Tip: Although it may be tempting to doze off at this point, work to be present in savasana. Focus on your breath and reep in the benefits of your practice.

THE POSES TO KNOW BEFORE YOU GO

Now that you’ve got the basics, it’s time to discuss poses. Here are four essential poses critical to any beginner practice:

1. DOWNWARD FACING DOG


Sanskrit name: Adho Mukha Svanasana
The move: Come onto your hands and knees, hands under shoulders and knees under hips. Spread your hands wide and press your index finger and thumb into your mat. Lift your tailbone and press your glutes up, draw your hips toward the sky, and lengthen the back of your legs. Draw your ears in between your upper arms, away from your shoulders, and press your heels gently toward the floor — they might not touch. Hold for 5–10 breaths.
Priorities for beginners: Having a long spine, even if you have to bend your knees is crucial. Spread your fingers wide (especially your thumb and pointer finger) and grip your mat with your fingertips to take the weight out of your wrists and put more weight into the pad where your first finger and thumb insert into your palm.

2. WARRIOR 2


Sanskrit name: Virabhadrasana 2
The move: From low lunge, spin your back heel down. Open your torso to the side on an inhale and elevate your arms parallel to the ground and extend your arms away from each other. Bend and point your front knee forward at or near a 90-degree angle. Hold for 1–5 breaths.
Priorities for beginners: Keep your front knee over or behind your ankle, even if you reduce the depth of your lunge. Turn your hips to the side until they stop, then complete the rotation to the side with your ribcage.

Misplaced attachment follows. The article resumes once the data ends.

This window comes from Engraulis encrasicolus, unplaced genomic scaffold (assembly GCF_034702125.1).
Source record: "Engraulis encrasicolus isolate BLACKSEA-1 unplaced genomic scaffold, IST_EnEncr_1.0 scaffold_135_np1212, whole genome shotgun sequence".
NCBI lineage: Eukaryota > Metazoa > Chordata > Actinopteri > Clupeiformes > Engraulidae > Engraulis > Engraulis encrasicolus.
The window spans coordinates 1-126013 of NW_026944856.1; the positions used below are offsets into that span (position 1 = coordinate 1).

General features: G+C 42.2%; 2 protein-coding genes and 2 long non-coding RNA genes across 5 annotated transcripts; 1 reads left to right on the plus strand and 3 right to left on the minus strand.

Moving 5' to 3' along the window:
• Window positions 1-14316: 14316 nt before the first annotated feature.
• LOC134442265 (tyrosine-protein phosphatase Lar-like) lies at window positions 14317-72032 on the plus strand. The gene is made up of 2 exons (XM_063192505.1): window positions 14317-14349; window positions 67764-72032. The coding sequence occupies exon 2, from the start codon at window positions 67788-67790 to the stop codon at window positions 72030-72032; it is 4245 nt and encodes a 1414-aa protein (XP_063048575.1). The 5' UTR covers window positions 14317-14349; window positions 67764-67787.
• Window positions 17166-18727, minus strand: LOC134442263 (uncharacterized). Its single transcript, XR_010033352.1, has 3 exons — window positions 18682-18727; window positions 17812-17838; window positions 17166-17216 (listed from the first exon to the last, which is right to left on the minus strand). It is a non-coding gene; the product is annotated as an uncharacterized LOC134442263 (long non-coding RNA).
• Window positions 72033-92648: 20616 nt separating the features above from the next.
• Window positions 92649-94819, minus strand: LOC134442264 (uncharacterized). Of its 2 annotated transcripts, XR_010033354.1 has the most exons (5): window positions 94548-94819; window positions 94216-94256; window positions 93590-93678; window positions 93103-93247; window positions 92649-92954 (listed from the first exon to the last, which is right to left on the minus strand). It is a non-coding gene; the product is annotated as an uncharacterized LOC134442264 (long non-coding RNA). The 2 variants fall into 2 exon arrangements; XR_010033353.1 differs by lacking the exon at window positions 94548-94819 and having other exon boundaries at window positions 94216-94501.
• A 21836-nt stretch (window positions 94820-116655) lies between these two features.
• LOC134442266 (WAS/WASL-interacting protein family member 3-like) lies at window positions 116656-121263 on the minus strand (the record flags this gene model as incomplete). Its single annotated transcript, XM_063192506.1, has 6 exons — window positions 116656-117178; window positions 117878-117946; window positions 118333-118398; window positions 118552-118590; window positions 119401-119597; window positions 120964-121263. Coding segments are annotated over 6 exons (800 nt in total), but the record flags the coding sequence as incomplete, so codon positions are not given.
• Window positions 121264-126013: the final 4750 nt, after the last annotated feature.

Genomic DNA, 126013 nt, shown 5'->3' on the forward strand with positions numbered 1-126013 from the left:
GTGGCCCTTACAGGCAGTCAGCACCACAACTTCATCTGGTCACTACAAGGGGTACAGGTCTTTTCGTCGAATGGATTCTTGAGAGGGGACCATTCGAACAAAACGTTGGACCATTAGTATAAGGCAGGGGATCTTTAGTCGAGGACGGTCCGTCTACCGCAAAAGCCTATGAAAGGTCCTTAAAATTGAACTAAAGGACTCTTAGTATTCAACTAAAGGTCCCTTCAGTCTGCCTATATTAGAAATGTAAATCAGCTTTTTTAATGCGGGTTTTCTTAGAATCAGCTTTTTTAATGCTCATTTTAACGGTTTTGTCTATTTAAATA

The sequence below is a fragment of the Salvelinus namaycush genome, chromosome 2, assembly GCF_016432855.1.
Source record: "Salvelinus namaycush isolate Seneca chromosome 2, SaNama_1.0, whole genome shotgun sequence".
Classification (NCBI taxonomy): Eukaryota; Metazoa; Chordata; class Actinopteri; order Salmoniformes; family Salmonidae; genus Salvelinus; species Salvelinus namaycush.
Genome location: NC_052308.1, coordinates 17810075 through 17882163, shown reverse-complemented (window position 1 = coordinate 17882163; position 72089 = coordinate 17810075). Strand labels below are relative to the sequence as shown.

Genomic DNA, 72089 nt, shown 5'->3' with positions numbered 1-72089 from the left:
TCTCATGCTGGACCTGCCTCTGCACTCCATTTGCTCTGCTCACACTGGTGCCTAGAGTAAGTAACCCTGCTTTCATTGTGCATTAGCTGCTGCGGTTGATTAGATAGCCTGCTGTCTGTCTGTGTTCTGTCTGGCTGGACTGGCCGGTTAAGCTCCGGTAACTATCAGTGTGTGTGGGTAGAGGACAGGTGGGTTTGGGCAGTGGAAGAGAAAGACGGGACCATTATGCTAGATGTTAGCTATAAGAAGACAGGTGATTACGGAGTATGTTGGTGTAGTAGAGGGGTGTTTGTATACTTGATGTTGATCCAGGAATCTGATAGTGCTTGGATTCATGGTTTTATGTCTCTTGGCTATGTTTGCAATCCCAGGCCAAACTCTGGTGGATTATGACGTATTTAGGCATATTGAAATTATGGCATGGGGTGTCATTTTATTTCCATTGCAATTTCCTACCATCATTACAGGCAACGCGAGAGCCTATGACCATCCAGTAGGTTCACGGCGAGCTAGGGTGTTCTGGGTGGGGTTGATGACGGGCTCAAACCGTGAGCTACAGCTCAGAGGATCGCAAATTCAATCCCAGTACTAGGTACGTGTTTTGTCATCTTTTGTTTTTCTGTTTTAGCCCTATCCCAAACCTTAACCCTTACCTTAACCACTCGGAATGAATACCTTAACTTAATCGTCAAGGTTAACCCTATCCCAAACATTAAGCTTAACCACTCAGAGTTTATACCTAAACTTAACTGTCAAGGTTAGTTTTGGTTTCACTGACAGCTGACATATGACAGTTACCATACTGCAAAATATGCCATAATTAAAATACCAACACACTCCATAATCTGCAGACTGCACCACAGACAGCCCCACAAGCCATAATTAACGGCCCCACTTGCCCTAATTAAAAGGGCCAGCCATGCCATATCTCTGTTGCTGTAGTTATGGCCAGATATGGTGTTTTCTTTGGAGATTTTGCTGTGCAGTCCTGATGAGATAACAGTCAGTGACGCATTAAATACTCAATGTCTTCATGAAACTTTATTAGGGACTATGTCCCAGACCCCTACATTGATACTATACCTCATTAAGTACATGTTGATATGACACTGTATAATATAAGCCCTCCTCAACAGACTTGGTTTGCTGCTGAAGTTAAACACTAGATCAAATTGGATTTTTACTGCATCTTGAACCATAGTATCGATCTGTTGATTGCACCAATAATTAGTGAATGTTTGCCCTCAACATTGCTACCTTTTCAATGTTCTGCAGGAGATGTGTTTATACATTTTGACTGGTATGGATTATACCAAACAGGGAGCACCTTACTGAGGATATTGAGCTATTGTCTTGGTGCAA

3. HIGH-TO-LOW PUSHUP


Sanskrit name: Chaturanga Dandasana
The move: Start in a high plank with shoulders stacked over your wrists. Engage your legs and core to keep your belly from hanging down toward the floor. Ground down through the inner edges of your hands, feel your shoulder blades press into your back, lower down to a low plank. Keep your elbows tucked in close to the side of your body. At the bottom of the position, the angle of your elbow should be near 90 degrees, but no less. Hold for 1 breath.
Priorities for beginners: Your shoulders should be no lower than your elbows, even if you drop to your knees to make this action.

4. MOUNTAIN POSE
Sanskrit name: Tadasana
The move: Stand with your feet hip-width apart or your toes together and heels a sliver apart. Spread your feet and place your weight evenly through the entire foot from front to back and side to side. Inhale, reach your arms overhead, while pressing down into your feet. Draw your tailbone down and bring your front ribs in and down toward your hip points to engage your core. Take long, slow, deep breaths in and out of your nose. Breathe, relax, feel, observe and allow. Hold for 3–5 breaths.
Priorities for beginners: Arms should be in line with your ears even if you have to widen your arms to make that happen.

About the Author

Emily Abbate
Emily Abbate

Emily has written for GQ, Self, Shape and Runner’s World (among others). As a certified personal trainer, run and spin coach, she’s often tackling long runs or lifting heavy things. In addition to that, she’s working on Hurdle, a podcast that talks to badass humans and entrepreneurs who got through a tough time —a hurdle of sorts— by leaning into wellness.